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Trying to come up with a reasonable explanation for what happened on board the Sewol is a nearly impossible thing to do.
At the risk of being too quick to judge, it seems abundantly clear the crew failed in their responsibility to safely evacuate the passengers on board, and frankly made decisions that has doomed many.
The following video shows kids waiting for rescue with their lifejackets on inside the sinking ship:
Over the ship’s internal announcement system, the crew gave false hope of rescue. “The message was repeated again and again: ‘Stay put. Don’t move’,” said survivor, Huh Young-Ki.
And stay put they did, without question.
There were options however to save themselves, one that didn’t involve jumping feet first into a frigid sea, yet only 1 of 46 lifeboats were actually deployed according to reports. Why?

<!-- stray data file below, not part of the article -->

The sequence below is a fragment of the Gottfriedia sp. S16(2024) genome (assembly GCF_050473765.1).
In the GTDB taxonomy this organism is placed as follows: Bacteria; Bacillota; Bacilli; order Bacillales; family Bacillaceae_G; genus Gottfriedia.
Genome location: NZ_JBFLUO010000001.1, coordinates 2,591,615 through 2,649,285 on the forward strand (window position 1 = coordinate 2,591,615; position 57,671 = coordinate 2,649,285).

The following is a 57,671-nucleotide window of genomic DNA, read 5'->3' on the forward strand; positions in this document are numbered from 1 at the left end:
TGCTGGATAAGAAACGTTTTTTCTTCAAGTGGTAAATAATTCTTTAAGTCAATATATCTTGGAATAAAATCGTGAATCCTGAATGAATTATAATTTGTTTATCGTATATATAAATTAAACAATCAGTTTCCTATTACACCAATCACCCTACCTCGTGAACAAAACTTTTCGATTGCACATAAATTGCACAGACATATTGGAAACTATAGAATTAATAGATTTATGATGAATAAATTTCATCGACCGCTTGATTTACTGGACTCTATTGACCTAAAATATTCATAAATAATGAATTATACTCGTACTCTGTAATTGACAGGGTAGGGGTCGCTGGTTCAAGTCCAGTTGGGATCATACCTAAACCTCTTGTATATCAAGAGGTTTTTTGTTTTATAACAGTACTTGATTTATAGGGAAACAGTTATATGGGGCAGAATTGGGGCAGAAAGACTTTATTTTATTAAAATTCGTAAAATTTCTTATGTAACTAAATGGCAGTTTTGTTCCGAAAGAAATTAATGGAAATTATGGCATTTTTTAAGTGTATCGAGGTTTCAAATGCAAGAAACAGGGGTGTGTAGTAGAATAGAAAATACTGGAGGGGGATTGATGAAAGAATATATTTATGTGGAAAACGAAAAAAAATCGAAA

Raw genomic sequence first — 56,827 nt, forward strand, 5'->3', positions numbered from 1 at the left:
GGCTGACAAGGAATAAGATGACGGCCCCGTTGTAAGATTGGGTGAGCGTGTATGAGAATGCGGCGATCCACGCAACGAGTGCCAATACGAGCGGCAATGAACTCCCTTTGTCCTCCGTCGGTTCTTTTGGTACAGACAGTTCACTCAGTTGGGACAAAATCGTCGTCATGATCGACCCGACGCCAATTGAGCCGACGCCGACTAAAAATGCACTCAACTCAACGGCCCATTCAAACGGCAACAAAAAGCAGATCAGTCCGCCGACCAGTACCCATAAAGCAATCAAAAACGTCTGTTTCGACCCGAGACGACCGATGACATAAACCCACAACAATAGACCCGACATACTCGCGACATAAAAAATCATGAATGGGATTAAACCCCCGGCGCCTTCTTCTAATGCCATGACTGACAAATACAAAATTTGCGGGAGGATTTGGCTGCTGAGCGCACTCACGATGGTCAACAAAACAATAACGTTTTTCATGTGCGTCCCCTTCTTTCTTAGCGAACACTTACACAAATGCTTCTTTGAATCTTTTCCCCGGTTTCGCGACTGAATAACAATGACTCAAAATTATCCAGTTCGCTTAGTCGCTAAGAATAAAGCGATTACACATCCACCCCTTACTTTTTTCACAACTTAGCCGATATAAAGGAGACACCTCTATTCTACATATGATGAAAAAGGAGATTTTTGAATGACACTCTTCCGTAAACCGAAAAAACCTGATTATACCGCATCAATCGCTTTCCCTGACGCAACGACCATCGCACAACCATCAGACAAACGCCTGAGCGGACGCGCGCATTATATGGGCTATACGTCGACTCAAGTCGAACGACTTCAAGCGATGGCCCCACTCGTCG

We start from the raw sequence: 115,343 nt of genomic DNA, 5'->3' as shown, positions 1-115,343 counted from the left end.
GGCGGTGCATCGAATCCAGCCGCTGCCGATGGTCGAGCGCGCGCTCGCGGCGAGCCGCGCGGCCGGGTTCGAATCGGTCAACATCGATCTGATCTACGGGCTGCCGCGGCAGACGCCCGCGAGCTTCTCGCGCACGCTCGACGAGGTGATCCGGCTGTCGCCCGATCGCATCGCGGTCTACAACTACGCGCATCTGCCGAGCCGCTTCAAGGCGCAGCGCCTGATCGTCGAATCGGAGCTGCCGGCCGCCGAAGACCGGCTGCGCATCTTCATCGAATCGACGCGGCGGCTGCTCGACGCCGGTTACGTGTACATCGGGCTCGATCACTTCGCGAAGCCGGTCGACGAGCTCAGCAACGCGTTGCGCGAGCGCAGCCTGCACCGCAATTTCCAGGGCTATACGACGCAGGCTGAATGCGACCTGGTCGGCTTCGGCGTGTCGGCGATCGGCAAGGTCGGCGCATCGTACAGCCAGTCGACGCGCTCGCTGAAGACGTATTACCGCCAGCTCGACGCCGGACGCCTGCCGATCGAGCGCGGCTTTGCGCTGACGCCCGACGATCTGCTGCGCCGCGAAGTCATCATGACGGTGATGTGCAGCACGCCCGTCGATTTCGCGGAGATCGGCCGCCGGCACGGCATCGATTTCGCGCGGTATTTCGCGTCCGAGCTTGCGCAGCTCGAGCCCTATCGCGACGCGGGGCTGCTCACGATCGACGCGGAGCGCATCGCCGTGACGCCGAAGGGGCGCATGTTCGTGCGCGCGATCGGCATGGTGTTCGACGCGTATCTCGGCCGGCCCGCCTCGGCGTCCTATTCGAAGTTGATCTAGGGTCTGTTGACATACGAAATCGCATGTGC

An individual commented on gCaptain yesterday noting:
“I recently was a passenger on a Korean ROPAX vessel servicing Busan and Osaka. I noticed there was never any sort of safety briefing/muster or anything for the 200 or so passengers (overnight ferry). I’m pretty sure a lot of vessels don’t really care too much about IMO regs, especially in the far east.”
How is this possible?
Asking these questions is hard enough for those of us watching this unfold from a distance, but for those with loved ones still aboard it must be absolutely unbearable.
In an emailed statement, U.S.-based maritime attorney Brian Beckcom notes that this tragedy “shows just how important it is for governments to tightly monitor and police the safety and seamanship standards for all vessels, particularly those entrusted with carrying passengers.”
“To those calling on our government to relax the Jones Act standards that have served us well for almost a century,” Beckcom poses the question, “Do we really want to relinquish control of our merchant fleet to foreign companies with such lax safety standards?”
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